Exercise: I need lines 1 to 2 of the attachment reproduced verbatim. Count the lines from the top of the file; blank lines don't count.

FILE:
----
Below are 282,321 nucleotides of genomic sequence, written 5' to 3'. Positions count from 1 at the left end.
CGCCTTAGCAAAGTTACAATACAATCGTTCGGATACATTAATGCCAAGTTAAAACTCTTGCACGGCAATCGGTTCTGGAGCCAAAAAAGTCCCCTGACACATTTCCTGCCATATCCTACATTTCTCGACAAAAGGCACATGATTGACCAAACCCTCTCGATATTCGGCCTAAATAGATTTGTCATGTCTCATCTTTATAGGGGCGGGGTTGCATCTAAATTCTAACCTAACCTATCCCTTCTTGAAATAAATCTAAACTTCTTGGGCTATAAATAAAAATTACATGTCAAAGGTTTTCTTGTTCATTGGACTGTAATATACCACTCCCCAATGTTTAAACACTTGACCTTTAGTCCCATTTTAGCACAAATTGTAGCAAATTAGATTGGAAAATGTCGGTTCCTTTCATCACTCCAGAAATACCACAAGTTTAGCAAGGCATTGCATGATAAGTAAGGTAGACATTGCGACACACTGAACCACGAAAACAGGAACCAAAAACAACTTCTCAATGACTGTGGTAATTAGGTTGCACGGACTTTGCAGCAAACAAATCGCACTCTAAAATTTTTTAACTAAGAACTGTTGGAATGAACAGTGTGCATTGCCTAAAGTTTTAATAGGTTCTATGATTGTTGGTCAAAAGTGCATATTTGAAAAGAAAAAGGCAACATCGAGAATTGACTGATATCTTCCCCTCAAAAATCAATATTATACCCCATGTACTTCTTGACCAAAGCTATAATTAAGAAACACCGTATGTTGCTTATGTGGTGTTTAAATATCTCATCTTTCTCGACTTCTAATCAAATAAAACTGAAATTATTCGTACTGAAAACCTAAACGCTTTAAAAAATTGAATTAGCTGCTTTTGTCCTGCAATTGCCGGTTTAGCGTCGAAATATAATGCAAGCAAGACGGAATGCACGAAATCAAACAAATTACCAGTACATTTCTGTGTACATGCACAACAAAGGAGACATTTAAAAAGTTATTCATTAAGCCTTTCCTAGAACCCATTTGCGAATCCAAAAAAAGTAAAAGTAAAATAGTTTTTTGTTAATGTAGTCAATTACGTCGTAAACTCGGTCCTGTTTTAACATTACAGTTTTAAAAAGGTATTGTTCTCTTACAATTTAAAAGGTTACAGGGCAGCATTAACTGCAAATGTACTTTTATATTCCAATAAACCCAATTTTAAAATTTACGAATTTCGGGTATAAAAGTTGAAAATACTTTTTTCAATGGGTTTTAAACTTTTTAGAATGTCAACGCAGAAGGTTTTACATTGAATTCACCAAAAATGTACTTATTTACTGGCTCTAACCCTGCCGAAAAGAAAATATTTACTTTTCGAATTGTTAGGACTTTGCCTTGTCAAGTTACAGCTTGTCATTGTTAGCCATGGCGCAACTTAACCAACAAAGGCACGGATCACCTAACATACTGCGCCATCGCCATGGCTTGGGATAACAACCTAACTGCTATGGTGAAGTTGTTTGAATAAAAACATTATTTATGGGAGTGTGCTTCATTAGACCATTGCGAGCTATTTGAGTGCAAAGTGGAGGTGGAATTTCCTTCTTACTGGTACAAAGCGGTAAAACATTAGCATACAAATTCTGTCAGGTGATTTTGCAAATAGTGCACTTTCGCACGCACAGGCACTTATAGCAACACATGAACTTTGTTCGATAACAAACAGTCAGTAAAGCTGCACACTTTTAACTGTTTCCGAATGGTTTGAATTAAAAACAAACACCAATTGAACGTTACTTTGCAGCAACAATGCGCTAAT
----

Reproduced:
Below are 282,321 nucleotides of genomic sequence, written 5' to 3'. Positions count from 1 at the left end.
CGCCTTAGCAAAGTTACAATACAATCGTTCGGATACATTAATGCCAAGTTAAAACTCTTGCACGGCAATCGGTTCTGGAGCCAAAAAAGTCCCCTGACACATTTCCTGCCATATCCTACATTTCTCGACAAAAGGCACATGATTGACCAAACCCTCTCGATATTCGGCCTAAATAGATTTGTCATGTCTCATCTTTATAGGGGCGGGGTTGCATCTAAATTCTAACCTAACCTATCCCTTCTTGAAATAAATCTAAACTTCTTGGGCTATAAATAAAAATTACATGTCAAAGGTTTTCTTGTTCATTGGACTGTAATATACCACTCCCCAATGTTTAAACACTTGACCTTTAGTCCCATTTTAGCACAAATTGTAGCAAATTAGATTGGAAAATGTCGGTTCCTTTCATCACTCCAGAAATACCACAAGTTTAGCAAGGCATTGCATGATAAGTAAGGTAGACATTGCGACACACTGAACCACGAAAACAGGAACCAAAAACAACTTCTCAATGACTGTGGTAATTAGGTTGCACGGACTTTGCAGCAAACAAATCGCACTCTAAAATTTTTTAACTAAGAACTGTTGGAATGAACAGTGTGCATTGCCTAAAGTTTTAATAGGTTCTATGATTGTTGGTCAAAAGTGCATATTTGAAAAGAAAAAGGCAACATCGAGAATTGACTGATATCTTCCCCTCAAAAATCAATATTATACCCCATGTACTTCTTGACCAAAGCTATAATTAAGAAACACCGTATGTTGCTTATGTGGTGTTTAAATATCTCATCTTTCTCGACTTCTAATCAAATAAAACTGAAATTATTCGTACTGAAAACCTAAACGCTTTAAAAAATTGAATTAGCTGCTTTTGTCCTGCAATTGCCGGTTTAGCGTCGAAATATAATGCAAGCAAGACGGAATGCACGAAATCAAACAAATTACCAGTACATTTCTGTGTACATGCACAACAAAGGAGACATTTAAAAAGTTATTCATTAAGCCTTTCCTAGAACCCATTTGCGAATCCAAAAAAAGTAAAAGTAAAATAGTTTTTTGTTAATGTAGTCAATTACGTCGTAAACTCGGTCCTGTTTTAACATTACAGTTTTAAAAAGGTATTGTTCTCTTACAATTTAAAAGGTTACAGGGCAGCATTAACTGCAAATGTACTTTTATATTCCAATAAACCCAATTTTAAAATTTACGAATTTCGGGTATAAAAGTTGAAAATACTTTTTTCAATGGGTTTTAAACTTTTTAGAATGTCAACGCAGAAGGTTTTACATTGAATTCACCAAAAATGTACTTATTTACTGGCTCTAACCCTGCCGAAAAGAAAATATTTACTTTTCGAATTGTTAGGACTTTGCCTTGTCAAGTTACAGCTTGTCATTGTTAGCCATGGCGCAACTTAACCAACAAAGGCACGGATCACCTAACATACTGCGCCATCGCCATGGCTTGGGATAACAACCTAACTGCTATGGTGAAGTTGTTTGAATAAAAACATTATTTATGGGAGTGTGCTTCATTAGACCATTGCGAGCTATTTGAGTGCAAAGTGGAGGTGGAATTTCCTTCTTACTGGTACAAAGCGGTAAAACATTAGCATACAAATTCTGTCAGGTGATTTTGCAAATAGTGCACTTTCGCACGCACAGGCACTTATAGCAACACATGAACTTTGTTCGATAACAAACAGTCAGTAAAGCTGCACACTTTTAACTGTTTCCGAATGGTTTGAATTAAAAACAAACACCAATTGAACGTTACTTTGCAGCAACAATGCGCTAAT